BF: The pharmaceutical industry comprises one of the most important export sectors of the nationaleconomy. In your view, what are the best performing, dynamic and most promising sectors in Cyprus at present and in the future?
Panicos Nicolaou: Technology, shipping, transportation and energy are sectors that have a lot of prospects for the country. Our energy industry is particularly promising, especially with the green transition underway.
Besides, we are surrounded by countries with natural gas, meaning Cyprus could potentially become an energy hub in the Mediterranean, if not a natural gas producer itself.
The ICT and technology sector in general is a fast-growing area and as we possess the fastest 5G network in Europe, offer performant and competitive infrastructure for ICT companies. In the past two years a lot of tech companies have relocated to Limassol.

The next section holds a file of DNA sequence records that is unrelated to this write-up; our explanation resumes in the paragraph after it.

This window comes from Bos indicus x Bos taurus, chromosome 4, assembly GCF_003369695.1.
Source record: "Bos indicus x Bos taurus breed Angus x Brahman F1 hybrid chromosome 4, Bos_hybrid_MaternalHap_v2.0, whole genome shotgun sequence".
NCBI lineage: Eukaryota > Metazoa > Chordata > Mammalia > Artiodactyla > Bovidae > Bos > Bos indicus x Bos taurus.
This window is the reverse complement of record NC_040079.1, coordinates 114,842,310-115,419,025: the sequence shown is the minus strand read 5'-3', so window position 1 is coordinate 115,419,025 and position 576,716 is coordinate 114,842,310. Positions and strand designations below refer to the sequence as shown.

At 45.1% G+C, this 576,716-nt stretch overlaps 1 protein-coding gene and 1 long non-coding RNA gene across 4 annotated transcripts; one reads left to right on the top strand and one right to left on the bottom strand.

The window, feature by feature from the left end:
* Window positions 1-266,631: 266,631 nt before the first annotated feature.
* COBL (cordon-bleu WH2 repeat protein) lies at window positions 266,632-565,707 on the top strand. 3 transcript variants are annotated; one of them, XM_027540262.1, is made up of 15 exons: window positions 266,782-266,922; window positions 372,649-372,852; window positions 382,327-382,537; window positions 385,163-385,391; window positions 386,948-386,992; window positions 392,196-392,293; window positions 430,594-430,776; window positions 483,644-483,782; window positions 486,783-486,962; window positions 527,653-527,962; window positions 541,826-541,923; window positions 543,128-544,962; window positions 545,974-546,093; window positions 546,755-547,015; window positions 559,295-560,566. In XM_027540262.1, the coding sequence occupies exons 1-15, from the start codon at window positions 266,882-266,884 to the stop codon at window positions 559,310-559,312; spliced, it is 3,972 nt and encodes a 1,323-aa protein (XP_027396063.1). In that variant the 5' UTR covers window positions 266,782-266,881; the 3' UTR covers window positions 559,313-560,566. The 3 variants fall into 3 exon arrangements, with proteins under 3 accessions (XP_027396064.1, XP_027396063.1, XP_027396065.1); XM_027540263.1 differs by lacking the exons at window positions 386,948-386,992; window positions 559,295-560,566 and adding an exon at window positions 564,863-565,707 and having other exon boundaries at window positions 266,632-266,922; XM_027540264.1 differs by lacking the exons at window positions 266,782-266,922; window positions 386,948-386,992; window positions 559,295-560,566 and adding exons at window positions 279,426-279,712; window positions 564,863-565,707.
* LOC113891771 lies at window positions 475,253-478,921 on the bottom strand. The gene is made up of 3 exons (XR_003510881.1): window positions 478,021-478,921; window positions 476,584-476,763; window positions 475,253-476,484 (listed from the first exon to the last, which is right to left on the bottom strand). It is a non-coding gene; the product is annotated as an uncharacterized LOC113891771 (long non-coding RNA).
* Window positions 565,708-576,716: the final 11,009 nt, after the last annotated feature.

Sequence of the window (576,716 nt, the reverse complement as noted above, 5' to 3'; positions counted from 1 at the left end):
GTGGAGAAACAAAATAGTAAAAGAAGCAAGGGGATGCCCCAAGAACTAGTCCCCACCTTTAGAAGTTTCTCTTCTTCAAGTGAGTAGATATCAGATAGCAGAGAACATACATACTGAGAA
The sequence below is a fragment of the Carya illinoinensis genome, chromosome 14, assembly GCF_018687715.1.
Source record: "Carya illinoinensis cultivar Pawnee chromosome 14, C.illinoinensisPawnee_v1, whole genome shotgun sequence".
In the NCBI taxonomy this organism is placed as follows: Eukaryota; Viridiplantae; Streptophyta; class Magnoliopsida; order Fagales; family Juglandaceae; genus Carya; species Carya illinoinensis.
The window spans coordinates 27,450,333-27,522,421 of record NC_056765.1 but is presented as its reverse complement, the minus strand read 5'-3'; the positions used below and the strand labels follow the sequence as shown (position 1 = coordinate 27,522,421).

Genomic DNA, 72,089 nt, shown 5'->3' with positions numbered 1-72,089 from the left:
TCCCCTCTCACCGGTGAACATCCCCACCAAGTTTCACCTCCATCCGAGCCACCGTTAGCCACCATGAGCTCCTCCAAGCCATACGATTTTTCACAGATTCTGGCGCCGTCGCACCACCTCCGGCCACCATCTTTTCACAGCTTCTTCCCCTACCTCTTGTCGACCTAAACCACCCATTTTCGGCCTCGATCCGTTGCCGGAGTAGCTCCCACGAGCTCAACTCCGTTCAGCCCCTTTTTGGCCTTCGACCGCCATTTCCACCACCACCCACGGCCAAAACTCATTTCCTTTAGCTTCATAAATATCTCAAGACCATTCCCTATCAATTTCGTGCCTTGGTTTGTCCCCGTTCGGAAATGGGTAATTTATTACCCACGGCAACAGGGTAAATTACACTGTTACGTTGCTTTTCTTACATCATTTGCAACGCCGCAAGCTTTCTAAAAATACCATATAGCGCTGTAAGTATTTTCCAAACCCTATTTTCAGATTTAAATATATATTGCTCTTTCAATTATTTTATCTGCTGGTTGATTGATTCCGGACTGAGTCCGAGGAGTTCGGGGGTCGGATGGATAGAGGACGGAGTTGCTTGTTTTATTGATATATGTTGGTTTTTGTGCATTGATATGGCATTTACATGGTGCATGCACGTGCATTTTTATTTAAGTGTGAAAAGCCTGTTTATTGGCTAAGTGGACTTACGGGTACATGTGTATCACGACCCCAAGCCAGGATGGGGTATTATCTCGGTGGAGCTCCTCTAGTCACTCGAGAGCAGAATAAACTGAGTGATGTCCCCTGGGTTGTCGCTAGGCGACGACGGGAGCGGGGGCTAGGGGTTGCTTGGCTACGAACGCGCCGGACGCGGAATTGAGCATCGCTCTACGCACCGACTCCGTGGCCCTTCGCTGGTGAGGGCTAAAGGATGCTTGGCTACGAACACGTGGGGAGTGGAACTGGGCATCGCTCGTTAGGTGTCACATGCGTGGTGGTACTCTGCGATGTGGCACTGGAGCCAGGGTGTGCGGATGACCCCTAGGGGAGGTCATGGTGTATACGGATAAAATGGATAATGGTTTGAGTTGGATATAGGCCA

In regard to our shipping industry, Cyprus is the third largest country in Europe for ship management, with many of these companies based out of Limassol.
BF: Dating back almost 125 years, Bank of Cyprus has a rich historical presence and holds a significant position in the market with up to 80% of Cypriots having accounts with you. Bank of Cyprus is also the single largest company in the country by market capitalization, what would you say are the key distinguishing factors of the brand and what sets it apart competitively?
Panicos Nicolaou: Bank of Cyprus is not just a bank, but a leader in financial services with a universal offering creating strong and lasting client relationships. We offer traditional retail and commercial banking, investment banking, brokerage, but also general and life insurance and payment solutions.